Page:New poems and variant readings, Stevenson, 1918.djvu/60

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STEVENSON'S POEMS

Ye have the power, if but ye had the will,
Strong-smitten steady chords in sequence grand,
To bear me forth into that tranquil land
Where good is no more ravelled up with ill;
Where she and I, remote upon some hill
Or by some quiet river's windless strand,
May live, and love, and wander hand in hand,
And follow nature simply, and be still.


From this grim world, where, sadly, prisoned, we
Sit bound with others' heart-strings as with chains,
And, if one moves, all suffer,—to that Goal,
If such a land, if such a sphere, there be,
Thither, from life and all life's joys and pains,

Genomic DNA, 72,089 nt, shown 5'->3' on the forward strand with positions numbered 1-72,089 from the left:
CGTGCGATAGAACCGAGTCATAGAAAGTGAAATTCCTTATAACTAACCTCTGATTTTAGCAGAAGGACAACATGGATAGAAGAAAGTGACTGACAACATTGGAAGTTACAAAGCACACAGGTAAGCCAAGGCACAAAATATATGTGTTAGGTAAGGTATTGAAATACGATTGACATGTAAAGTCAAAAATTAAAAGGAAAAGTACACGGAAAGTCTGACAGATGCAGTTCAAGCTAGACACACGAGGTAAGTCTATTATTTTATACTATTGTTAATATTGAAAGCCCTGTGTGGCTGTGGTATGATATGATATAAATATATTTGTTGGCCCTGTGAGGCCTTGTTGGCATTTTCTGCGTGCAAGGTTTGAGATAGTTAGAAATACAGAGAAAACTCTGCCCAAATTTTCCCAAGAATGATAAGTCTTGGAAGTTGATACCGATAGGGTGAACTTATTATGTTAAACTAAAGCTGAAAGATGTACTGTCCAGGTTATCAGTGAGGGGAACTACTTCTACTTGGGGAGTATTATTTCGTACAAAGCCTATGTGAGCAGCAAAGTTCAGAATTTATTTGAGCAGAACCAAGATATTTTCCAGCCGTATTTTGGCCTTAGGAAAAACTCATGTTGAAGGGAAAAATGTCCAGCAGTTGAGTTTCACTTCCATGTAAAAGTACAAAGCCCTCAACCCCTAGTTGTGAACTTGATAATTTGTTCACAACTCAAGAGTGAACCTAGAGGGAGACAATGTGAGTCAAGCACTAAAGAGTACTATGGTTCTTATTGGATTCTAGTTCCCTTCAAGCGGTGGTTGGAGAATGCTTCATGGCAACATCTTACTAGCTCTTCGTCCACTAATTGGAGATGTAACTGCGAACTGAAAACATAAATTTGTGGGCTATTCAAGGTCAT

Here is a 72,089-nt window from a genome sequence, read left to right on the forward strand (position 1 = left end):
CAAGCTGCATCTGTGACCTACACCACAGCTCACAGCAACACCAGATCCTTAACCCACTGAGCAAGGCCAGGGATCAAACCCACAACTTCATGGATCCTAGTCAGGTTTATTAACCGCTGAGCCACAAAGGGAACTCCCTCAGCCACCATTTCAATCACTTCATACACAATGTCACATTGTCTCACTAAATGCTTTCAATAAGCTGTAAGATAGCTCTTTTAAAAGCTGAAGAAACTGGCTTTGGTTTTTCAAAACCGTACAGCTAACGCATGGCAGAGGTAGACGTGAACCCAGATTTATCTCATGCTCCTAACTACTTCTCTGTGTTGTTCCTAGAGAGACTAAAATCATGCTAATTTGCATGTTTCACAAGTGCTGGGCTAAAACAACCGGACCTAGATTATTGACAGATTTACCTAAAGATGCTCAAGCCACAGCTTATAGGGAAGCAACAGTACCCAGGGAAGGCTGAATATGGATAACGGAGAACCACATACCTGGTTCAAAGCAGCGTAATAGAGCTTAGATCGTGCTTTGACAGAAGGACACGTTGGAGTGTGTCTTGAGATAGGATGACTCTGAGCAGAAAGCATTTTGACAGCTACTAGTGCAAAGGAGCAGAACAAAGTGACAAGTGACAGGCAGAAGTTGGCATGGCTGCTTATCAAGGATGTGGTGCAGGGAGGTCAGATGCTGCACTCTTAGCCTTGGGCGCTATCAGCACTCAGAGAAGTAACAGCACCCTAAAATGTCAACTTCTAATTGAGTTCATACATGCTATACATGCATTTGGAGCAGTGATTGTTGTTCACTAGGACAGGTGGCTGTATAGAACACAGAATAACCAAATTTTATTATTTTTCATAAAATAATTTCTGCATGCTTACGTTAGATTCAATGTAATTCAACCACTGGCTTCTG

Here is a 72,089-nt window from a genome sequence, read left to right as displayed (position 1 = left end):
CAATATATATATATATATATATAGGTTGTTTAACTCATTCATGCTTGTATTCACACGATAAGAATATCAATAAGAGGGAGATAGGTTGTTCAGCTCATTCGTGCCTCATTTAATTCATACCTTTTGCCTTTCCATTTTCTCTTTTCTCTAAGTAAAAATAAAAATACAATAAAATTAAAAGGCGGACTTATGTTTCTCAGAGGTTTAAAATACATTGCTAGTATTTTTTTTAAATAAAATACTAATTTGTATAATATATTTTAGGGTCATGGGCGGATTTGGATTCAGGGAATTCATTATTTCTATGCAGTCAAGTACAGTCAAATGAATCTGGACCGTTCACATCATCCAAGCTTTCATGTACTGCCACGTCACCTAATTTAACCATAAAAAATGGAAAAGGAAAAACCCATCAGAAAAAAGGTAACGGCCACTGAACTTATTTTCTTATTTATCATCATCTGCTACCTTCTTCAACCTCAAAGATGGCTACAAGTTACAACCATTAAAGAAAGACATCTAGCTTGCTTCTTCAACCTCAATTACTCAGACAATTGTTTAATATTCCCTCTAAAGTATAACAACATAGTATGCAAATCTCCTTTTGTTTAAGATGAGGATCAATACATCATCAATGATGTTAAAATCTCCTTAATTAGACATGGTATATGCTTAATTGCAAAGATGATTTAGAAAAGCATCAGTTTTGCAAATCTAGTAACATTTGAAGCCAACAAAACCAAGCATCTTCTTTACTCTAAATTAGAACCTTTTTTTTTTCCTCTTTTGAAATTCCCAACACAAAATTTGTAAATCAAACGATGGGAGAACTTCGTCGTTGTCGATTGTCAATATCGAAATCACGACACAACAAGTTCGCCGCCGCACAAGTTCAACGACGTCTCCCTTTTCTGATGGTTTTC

O even wings of music, bear my soul!

 

FEAR NOT, DEAR FRIEND, BUT FREELY LIVE YOUR DAYS

Fear not, dear friend, but freely live your days
Though lesser lives should suffer. Such am I,
A lesser life, that what is his of sky
Gladly would give for you, and what of praise.
Step, without trouble, down the sunlit ways.
We that have touched your raiment, are made whole

From all the selfish cankers of man's soul,